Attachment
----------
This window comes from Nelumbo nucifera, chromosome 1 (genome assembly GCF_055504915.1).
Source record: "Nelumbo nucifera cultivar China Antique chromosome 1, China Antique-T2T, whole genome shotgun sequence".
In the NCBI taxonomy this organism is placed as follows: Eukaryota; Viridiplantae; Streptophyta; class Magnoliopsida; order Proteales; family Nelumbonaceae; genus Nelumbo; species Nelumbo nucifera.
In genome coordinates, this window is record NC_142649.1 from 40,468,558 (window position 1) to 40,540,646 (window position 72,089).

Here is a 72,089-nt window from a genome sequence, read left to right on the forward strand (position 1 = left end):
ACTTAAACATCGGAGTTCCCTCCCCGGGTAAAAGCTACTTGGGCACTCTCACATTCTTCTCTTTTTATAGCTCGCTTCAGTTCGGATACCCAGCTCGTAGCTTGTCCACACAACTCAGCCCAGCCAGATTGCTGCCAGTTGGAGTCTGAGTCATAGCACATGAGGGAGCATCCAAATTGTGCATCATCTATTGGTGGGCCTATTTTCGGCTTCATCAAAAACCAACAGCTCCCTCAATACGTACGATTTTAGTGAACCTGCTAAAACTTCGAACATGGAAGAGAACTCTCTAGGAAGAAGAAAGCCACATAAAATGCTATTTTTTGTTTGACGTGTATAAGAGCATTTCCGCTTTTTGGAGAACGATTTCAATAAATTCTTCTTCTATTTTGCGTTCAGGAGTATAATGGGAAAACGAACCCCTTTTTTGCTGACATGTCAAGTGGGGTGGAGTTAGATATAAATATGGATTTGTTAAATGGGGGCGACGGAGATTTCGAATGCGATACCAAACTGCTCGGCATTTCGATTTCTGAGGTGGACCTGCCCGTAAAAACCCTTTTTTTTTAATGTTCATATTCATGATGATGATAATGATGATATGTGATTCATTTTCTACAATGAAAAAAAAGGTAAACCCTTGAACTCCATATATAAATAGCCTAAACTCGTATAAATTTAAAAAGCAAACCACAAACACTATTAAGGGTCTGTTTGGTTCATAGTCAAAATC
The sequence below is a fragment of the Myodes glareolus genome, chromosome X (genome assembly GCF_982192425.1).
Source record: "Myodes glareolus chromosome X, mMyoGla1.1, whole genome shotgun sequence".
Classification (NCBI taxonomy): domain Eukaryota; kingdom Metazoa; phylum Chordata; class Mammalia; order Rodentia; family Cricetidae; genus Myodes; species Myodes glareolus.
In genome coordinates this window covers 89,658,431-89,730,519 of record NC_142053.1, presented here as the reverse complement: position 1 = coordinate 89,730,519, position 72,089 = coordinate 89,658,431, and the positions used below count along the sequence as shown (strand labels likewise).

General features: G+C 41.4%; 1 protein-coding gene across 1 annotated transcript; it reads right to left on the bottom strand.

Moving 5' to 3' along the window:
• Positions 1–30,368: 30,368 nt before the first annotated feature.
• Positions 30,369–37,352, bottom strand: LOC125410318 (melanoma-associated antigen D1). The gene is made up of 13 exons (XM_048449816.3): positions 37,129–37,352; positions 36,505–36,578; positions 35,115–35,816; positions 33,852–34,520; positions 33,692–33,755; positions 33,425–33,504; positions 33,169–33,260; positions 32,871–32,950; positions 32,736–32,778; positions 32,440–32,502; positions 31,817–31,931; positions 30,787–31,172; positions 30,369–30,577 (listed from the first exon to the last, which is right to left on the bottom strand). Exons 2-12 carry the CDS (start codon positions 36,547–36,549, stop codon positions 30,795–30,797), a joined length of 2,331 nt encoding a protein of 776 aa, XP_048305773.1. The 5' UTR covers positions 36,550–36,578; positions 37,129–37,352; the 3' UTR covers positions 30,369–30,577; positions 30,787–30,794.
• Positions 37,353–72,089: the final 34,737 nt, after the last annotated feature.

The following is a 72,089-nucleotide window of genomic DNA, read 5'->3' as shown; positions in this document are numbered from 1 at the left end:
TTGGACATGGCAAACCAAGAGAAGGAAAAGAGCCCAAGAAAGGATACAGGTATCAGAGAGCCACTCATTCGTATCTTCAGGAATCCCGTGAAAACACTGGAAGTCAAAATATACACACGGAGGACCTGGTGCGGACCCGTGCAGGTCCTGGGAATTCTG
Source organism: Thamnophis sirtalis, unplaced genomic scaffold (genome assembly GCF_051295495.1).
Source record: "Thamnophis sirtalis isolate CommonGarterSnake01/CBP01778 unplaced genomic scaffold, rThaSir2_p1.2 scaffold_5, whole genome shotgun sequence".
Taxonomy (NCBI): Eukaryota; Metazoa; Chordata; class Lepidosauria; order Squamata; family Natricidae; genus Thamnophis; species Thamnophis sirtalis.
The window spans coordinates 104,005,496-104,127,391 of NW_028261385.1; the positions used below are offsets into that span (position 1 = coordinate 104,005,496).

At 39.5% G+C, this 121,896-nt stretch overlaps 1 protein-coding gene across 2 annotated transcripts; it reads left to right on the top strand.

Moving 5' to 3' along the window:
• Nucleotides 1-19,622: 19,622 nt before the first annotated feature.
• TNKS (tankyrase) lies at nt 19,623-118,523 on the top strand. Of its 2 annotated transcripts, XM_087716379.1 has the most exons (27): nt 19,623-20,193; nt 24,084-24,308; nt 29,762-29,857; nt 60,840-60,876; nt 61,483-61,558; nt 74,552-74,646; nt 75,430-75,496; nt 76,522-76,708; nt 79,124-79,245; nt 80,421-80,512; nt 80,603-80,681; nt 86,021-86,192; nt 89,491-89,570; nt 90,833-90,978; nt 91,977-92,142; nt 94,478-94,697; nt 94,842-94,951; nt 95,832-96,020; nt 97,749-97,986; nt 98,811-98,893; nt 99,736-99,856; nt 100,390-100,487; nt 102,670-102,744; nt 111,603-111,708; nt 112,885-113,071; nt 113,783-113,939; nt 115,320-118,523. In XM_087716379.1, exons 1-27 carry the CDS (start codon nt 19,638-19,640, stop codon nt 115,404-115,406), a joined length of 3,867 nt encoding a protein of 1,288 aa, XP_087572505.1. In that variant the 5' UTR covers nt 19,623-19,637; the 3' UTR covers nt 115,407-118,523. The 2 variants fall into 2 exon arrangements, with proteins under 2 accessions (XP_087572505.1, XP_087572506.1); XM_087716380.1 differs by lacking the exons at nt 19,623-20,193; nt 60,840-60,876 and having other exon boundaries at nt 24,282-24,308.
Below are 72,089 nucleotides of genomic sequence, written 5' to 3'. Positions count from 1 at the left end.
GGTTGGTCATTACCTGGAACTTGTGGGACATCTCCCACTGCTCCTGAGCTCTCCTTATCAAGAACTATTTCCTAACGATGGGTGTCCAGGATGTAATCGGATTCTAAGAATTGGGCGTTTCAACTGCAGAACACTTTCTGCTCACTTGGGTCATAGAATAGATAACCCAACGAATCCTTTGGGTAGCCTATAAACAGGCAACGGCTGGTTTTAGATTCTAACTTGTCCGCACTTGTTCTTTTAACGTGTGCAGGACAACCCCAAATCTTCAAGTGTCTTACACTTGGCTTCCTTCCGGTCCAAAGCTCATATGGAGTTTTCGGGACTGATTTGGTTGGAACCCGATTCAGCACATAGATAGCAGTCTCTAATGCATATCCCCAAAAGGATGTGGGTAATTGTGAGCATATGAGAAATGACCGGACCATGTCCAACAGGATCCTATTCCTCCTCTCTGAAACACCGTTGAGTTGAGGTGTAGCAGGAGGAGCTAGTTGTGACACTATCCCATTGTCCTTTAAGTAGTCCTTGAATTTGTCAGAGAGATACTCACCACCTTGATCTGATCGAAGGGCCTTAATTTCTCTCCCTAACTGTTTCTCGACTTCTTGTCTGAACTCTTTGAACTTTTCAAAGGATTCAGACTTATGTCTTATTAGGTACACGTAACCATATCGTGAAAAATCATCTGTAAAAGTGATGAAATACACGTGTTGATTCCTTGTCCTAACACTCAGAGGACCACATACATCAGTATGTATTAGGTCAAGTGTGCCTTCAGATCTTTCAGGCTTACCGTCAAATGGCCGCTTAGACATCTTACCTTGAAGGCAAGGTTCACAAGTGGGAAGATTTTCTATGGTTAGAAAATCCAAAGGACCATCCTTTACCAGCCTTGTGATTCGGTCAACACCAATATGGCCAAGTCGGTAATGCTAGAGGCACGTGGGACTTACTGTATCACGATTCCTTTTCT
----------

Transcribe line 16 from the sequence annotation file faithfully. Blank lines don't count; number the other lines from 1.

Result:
The following is a 72,089-nucleotide window of genomic DNA, read 5'->3' as shown; positions in this document are numbered from 1 at the left end: